However, in terms of the wider issues around PSBs, I think that's a different question. I think it's a wider question. And certainly, when I'm looking, wearing a different hat, at the way that the police operate, for example, and the commissioners operate, it breaks my heart to see senior police officers going to five PSB meetings in Gwent and having five different sets of priorities, five different ambitions, five different visions, all seeking to achieve very similar outcomes for what is essentially the same group of people. And I think that is a tragic waste of resource. So, I would want to see—. I use my own area because I'm familiar with it, and because, in terms of what I said about localism, I do have an aegis to make these comments here. But I think it is an absolutely tragic waste of resource for people to be sitting in similar rooms, having similar meetings on similar issues when we could be taking away that complexity. 

I would use that as an example that could be used in other parts of Wales. We know now, with Bridgend coming into Cwm Taf, that we've got an opportunity there to look for further reduction of complexity as well. We also know that Swansea and Neath Port Talbot already work very closely together on a number of different issues. So, it seems to me that these issues are being resolved on the ground in some places, and I think I would like—if I had a role in that—to enable or to speed that process up. 

Okay. Just to probe a little bit more about who's accountable to who, in Cwm Taf, priorities have been identified that isolation and loneliness are specific issues within the PSB, but obviously you'll have regional boards working on integrated health and social services? Who's responsible for who in terms of avoiding duplication of effort?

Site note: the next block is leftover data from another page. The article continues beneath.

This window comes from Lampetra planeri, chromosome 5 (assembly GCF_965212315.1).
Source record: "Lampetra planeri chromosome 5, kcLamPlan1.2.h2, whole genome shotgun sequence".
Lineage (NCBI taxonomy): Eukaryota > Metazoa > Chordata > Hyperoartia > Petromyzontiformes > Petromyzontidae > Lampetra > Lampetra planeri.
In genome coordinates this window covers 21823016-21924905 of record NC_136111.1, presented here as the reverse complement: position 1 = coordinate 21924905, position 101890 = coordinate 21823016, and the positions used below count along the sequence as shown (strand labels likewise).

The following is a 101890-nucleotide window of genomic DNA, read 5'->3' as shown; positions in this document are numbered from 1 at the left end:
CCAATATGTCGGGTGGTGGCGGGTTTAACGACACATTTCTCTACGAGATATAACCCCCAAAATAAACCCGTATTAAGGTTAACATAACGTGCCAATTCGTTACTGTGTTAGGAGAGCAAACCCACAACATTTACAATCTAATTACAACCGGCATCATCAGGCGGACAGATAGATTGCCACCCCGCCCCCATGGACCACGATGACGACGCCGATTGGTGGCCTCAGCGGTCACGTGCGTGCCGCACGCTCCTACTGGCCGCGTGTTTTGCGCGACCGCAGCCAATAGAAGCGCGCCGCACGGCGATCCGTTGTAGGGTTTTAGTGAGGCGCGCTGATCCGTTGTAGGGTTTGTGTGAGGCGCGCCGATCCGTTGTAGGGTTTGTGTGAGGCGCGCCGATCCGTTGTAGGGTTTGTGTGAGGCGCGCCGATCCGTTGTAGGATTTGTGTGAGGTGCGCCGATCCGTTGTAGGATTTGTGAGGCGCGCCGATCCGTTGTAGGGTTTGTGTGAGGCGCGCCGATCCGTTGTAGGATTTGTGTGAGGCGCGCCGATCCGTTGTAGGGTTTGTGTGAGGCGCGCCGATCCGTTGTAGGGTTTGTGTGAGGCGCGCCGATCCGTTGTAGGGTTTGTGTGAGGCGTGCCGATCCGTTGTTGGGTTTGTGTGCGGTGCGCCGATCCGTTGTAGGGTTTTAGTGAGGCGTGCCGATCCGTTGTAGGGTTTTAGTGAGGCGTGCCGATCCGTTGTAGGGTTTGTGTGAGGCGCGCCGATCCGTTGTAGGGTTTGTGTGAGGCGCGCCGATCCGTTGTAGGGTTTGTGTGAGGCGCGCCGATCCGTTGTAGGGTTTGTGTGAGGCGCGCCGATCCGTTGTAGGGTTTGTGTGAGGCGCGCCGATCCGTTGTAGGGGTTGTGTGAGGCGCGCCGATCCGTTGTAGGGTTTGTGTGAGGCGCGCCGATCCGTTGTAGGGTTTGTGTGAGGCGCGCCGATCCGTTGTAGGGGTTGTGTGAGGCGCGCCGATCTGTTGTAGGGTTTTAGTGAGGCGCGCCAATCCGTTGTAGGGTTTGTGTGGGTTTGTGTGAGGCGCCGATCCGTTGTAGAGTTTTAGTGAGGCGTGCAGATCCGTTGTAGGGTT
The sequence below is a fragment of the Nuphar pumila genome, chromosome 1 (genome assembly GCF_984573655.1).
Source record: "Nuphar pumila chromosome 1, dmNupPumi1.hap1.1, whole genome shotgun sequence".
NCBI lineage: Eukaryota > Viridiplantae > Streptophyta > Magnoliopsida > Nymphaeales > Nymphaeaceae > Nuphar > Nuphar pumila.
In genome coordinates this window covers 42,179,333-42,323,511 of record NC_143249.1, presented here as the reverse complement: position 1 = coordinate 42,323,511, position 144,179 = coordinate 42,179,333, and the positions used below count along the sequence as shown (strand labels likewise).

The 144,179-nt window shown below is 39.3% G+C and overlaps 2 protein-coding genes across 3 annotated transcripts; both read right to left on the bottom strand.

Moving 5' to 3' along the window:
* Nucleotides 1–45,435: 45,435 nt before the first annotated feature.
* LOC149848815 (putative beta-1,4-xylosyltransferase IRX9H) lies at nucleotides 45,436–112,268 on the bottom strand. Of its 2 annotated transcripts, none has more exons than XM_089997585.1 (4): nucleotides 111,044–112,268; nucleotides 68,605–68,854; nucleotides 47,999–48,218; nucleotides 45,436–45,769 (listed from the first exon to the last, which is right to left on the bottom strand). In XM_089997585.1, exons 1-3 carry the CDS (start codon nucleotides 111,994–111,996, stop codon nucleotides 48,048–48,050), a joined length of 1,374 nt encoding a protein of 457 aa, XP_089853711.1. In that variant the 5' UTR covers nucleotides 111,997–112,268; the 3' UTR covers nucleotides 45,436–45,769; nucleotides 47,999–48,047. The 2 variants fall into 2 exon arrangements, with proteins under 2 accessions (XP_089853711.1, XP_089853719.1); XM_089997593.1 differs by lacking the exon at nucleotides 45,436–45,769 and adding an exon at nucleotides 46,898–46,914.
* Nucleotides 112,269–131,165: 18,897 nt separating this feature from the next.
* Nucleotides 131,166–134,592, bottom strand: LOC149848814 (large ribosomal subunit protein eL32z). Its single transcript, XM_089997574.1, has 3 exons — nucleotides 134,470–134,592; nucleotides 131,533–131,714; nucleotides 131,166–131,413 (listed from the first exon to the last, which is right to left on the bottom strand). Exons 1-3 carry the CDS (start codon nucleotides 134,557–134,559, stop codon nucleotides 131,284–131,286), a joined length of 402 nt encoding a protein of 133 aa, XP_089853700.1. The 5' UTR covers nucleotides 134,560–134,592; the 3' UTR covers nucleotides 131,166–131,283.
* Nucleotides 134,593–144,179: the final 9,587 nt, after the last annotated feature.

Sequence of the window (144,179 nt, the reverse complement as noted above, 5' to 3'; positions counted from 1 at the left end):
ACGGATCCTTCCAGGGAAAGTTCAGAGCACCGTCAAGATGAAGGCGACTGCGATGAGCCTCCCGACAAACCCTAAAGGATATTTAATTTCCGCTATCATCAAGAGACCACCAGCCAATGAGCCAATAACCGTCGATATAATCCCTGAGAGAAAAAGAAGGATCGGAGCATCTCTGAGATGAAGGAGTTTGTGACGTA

Clearly, the scrutiny roles of each individual organisation is responsible for the scrutiny of how that organisation delivers its own commitments, whether that be as part of a PSB or whether it be individually. So, you've already got established roles of scrutiny for each of the individual members of the PSB. Then, I would say that the overall PSB is accountable to each other in the way that it delivers its functions, so that, where you have an agreement with different bodies around the same table, they hold themselves to account for each one delivering on their commitments to deliver. At the moment, I see that as a reasonable form of scrutiny. Now, clearly, that happens within a political environment, in a way that I described earlier, and we all then have a role in ensuring that that happens. We also know that the local authority will designate one of its committees to review the governance arrangements of the PSB as well as to review or scrutinise decisions or actions taken by the PSB. So, there is that level of democratic accountability as well.